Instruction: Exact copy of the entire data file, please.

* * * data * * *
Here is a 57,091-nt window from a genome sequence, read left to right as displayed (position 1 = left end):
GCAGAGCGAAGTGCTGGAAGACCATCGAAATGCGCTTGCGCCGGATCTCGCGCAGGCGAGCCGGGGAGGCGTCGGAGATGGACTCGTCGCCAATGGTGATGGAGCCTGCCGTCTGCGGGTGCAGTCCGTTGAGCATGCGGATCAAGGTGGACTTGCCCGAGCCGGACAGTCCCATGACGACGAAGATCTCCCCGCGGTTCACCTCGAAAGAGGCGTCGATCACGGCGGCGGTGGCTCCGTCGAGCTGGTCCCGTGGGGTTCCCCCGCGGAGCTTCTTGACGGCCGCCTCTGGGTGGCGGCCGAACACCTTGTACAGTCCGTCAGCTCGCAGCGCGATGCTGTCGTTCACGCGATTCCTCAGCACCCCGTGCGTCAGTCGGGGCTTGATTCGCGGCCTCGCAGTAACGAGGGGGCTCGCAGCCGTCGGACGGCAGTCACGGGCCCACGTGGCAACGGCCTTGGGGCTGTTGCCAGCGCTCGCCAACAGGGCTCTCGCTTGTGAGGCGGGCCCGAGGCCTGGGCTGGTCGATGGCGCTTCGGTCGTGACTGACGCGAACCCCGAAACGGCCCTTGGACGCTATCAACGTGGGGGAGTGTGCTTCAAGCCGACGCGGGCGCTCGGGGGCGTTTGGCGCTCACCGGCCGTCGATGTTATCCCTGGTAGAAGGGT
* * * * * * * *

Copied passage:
Here is a 57,091-nt window from a genome sequence, read left to right as displayed (position 1 = left end):
GCAGAGCGAAGTGCTGGAAGACCATCGAAATGCGCTTGCGCCGGATCTCGCGCAGGCGAGCCGGGGAGGCGTCGGAGATGGACTCGTCGCCAATGGTGATGGAGCCTGCCGTCTGCGGGTGCAGTCCGTTGAGCATGCGGATCAAGGTGGACTTGCCCGAGCCGGACAGTCCCATGACGACGAAGATCTCCCCGCGGTTCACCTCGAAAGAGGCGTCGATCACGGCGGCGGTGGCTCCGTCGAGCTGGTCCCGTGGGGTTCCCCCGCGGAGCTTCTTGACGGCCGCCTCTGGGTGGCGGCCGAACACCTTGTACAGTCCGTCAGCTCGCAGCGCGATGCTGTCGTTCACGCGATTCCTCAGCACCCCGTGCGTCAGTCGGGGCTTGATTCGCGGCCTCGCAGTAACGAGGGGGCTCGCAGCCGTCGGACGGCAGTCACGGGCCCACGTGGCAACGGCCTTGGGGCTGTTGCCAGCGCTCGCCAACAGGGCTCTCGCTTGTGAGGCGGGCCCGAGGCCTGGGCTGGTCGATGGCGCTTCGGTCGTGACTGACGCGAACCCCGAAACGGCCCTTGGACGCTATCAACGTGGGGGAGTGTGCTTCAAGCCGACGCGGGCGCTCGGGGGCGTTTGGCGCTCACCGGCCGTCGATGTTATCCCTGGTAGAAGGGT